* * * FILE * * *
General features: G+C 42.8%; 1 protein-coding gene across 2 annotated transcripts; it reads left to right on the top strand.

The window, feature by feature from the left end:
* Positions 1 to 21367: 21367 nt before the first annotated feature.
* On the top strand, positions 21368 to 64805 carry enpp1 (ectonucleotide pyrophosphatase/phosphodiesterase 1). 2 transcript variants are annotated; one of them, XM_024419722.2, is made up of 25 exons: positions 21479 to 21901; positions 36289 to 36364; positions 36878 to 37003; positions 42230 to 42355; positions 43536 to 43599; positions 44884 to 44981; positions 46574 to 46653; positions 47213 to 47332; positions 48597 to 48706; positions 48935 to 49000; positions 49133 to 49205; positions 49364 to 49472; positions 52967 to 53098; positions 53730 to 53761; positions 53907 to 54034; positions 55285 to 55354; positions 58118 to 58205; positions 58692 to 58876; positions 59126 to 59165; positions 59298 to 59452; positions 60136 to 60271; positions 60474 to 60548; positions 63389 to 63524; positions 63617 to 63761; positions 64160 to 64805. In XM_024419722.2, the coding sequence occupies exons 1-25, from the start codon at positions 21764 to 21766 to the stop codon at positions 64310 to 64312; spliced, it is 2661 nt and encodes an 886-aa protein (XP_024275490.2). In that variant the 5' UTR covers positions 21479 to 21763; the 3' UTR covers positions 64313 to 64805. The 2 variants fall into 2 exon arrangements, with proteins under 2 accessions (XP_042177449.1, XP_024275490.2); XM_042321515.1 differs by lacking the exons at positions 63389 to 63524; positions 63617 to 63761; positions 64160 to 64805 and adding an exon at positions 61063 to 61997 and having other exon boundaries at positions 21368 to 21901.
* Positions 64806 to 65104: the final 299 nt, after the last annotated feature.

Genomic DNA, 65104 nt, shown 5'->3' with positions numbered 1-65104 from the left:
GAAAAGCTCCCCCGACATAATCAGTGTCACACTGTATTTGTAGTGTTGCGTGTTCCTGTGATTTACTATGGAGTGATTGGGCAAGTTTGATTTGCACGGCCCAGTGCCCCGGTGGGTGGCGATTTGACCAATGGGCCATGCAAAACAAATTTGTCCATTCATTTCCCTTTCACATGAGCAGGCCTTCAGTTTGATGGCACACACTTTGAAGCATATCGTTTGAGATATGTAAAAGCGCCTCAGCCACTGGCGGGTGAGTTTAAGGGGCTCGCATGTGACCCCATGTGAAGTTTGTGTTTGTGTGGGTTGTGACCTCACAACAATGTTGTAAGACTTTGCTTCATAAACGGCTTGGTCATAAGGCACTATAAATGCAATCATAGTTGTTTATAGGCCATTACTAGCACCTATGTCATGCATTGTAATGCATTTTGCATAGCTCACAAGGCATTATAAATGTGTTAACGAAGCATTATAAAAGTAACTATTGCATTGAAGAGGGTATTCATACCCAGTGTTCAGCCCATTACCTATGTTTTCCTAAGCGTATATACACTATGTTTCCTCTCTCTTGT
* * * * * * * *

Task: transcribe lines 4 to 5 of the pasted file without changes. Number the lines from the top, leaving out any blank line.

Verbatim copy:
* On the top strand, positions 21368 to 64805 carry enpp1 (ectonucleotide pyrophosphatase/phosphodiesterase 1). 2 transcript variants are annotated; one of them, XM_024419722.2, is made up of 25 exons: positions 21479 to 21901; positions 36289 to 36364; positions 36878 to 37003; positions 42230 to 42355; positions 43536 to 43599; positions 44884 to 44981; positions 46574 to 46653; positions 47213 to 47332; positions 48597 to 48706; positions 48935 to 49000; positions 49133 to 49205; positions 49364 to 49472; positions 52967 to 53098; positions 53730 to 53761; positions 53907 to 54034; positions 55285 to 55354; positions 58118 to 58205; positions 58692 to 58876; positions 59126 to 59165; positions 59298 to 59452; positions 60136 to 60271; positions 60474 to 60548; positions 63389 to 63524; positions 63617 to 63761; positions 64160 to 64805. In XM_024419722.2, the coding sequence occupies exons 1-25, from the start codon at positions 21764 to 21766 to the stop codon at positions 64310 to 64312; spliced, it is 2661 nt and encodes an 886-aa protein (XP_024275490.2). In that variant the 5' UTR covers positions 21479 to 21763; the 3' UTR covers positions 64313 to 64805. The 2 variants fall into 2 exon arrangements, with proteins under 2 accessions (XP_042177449.1, XP_024275490.2); XM_042321515.1 differs by lacking the exons at positions 63389 to 63524; positions 63617 to 63761; positions 64160 to 64805 and adding an exon at positions 61063 to 61997 and having other exon boundaries at positions 21368 to 21901.
* Positions 64806 to 65104: the final 299 nt, after the last annotated feature.